Madagascan Big-headed Turtle Listed 1st On EDGE List Of Endangered Reptiles

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Madagascan Big-headed Turtle Listed 1st On EDGE List Of Endangered Reptiles

The Madagascan big-headed turtle is the last surviving species in it genus.

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Of the 100 endangered reptiles on the Zoological Society of London’s EDGE List Of Endangered Reptiles, the Madagascan big-headed turtle (Erymnochelys madagascariensis) unfortunately sits at the top of the list. 


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Madagascan big headed turtle

Ryan M. Bolton/Shutterstock

The Madagascan big-headed turtle is the last surviving species in it genus.
 

The chelonian, found in western Madagascar, inhabiting lowland waterways and wetlands, is the last surviving species in it genus. It is listed on the IUCN Red List as critically endangered due to habitat degradation and fragmentation and hunting by humans for food.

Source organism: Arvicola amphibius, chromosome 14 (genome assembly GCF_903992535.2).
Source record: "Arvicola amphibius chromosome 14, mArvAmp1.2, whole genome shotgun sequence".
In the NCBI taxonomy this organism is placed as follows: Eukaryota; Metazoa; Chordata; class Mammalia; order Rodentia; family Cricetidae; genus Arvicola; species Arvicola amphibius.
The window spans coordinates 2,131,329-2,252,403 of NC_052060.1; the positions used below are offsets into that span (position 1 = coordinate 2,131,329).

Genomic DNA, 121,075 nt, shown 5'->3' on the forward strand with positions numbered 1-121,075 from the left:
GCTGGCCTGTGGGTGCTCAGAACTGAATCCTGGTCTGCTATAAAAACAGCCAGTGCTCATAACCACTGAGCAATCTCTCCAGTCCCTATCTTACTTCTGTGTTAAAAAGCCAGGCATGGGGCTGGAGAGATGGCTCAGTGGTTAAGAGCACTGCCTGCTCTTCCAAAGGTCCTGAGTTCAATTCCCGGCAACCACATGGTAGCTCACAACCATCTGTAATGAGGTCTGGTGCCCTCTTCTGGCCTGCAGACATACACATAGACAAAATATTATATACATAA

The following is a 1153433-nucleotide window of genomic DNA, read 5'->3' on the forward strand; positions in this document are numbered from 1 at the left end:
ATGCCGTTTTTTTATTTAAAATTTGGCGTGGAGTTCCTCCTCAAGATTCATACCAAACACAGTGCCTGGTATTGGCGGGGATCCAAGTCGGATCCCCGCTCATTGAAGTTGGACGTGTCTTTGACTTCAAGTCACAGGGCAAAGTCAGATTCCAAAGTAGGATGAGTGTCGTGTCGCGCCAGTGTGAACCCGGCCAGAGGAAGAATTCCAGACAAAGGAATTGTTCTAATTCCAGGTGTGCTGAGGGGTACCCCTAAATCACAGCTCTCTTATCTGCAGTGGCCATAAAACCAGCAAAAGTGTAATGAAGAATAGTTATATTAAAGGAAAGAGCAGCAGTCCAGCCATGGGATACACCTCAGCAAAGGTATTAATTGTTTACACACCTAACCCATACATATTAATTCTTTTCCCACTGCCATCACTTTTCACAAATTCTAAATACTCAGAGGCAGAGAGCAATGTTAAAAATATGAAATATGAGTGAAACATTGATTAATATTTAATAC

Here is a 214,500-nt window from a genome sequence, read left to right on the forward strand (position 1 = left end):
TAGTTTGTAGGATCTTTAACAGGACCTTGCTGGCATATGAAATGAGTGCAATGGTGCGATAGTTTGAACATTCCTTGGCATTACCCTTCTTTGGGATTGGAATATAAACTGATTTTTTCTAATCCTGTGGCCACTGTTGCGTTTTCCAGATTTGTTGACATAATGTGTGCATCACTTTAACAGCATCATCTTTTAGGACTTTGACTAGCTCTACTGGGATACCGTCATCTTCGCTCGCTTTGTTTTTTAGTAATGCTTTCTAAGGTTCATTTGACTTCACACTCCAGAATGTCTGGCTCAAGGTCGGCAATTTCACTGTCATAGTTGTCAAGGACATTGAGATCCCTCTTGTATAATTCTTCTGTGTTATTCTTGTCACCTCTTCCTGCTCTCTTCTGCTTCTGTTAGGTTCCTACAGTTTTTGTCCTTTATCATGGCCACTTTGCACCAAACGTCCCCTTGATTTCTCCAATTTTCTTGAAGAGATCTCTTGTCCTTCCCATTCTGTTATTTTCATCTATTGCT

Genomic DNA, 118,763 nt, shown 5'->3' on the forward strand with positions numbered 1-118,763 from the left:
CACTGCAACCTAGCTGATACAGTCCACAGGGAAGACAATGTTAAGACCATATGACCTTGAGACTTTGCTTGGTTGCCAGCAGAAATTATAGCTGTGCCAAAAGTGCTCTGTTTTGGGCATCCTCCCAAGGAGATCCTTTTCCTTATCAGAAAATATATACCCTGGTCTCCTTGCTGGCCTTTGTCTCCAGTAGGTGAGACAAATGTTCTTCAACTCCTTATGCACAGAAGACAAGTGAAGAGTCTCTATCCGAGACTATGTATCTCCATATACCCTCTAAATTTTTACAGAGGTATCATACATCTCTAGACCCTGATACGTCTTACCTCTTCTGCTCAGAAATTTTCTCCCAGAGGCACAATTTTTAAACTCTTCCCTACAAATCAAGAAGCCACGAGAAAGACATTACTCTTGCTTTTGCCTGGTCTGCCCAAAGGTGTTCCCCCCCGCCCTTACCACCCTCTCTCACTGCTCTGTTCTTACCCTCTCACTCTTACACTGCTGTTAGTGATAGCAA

It has an estimated population of 10,000 individuals in the wild and is listed as a CITES Appendix II species, so conservation efforts are ongoing. Captive breeding efforts as well as community education and population monitoring programs are ongoing, so conservation attention is listed as good by the ZSL.

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It prefers slow-moving waterways and wetland areas, of which the true area in which it is located is estimated to be less than 500 square meters.

The Madagascan big-headed turtle feeds on aquatic invertebrates, including mollusks, dead animal matter, and plants. Females lay an average of just 13 eggs, and, according to the ZSL, breed once every two years.